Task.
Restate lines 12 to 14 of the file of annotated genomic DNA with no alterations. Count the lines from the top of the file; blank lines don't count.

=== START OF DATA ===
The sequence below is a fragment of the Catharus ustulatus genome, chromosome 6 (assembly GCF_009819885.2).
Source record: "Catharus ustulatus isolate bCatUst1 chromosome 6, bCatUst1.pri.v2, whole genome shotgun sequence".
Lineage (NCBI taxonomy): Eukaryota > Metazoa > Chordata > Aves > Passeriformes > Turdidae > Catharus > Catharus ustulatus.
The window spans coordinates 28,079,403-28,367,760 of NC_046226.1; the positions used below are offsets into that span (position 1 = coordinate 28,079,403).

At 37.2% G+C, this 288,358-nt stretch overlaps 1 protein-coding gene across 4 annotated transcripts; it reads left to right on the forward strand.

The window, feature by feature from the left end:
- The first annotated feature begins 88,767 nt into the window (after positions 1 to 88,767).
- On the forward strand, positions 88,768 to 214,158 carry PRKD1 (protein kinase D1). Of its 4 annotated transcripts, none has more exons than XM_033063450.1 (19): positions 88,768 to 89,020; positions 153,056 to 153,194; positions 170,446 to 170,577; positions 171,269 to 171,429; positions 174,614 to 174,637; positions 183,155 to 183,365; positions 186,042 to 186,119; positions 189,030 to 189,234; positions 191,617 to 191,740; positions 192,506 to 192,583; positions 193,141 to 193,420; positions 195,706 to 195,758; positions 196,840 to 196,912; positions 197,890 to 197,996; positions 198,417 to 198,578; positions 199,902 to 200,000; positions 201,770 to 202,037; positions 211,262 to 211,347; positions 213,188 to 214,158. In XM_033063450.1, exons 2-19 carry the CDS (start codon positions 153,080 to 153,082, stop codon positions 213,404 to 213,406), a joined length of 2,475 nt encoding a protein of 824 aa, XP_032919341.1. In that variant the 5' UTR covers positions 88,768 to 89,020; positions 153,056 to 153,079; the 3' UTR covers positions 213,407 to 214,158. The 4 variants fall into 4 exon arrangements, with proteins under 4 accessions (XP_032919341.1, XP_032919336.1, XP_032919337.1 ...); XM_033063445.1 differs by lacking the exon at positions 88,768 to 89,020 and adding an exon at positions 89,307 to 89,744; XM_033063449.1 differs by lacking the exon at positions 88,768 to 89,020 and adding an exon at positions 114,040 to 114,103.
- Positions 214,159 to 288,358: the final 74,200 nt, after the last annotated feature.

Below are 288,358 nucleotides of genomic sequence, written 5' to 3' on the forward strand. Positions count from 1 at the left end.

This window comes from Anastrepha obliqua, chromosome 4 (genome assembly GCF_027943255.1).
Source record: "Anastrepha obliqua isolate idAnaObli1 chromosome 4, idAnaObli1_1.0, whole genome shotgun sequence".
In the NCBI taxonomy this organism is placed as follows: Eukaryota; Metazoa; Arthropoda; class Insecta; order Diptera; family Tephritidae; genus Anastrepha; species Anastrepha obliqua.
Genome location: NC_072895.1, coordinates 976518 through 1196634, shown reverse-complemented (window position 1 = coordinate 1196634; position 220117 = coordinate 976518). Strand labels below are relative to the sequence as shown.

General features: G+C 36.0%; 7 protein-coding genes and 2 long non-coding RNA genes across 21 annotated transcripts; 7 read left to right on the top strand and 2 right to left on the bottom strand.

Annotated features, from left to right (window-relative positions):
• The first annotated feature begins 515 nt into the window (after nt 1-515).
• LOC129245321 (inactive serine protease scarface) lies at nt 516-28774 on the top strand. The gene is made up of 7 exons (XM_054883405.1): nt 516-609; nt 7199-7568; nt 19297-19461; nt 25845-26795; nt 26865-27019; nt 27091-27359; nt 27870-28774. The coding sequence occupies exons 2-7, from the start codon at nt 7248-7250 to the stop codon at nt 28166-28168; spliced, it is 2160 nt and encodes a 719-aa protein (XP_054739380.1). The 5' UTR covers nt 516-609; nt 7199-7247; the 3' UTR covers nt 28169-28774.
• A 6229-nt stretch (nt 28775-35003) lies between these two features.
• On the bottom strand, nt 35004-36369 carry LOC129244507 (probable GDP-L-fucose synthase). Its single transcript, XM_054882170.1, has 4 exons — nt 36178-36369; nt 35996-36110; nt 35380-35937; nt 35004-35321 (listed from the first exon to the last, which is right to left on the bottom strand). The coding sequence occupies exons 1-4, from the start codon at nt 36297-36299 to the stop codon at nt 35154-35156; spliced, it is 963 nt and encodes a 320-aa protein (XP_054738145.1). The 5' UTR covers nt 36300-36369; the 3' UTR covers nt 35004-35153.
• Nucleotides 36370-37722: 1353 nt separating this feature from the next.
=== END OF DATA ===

Source record: "Anastrepha obliqua isolate idAnaObli1 chromosome 4, idAnaObli1_1.0, whole genome shotgun sequence".
In the NCBI taxonomy this organism is placed as follows: Eukaryota; Metazoa; Arthropoda; class Insecta; order Diptera; family Tephritidae; genus Anastrepha; species Anastrepha obliqua.
Genome location: NC_072895.1, coordinates 976518 through 1196634, shown reverse-complemented (window position 1 = coordinate 1196634; position 220117 = coordinate 976518). Strand labels below are relative to the sequence as shown.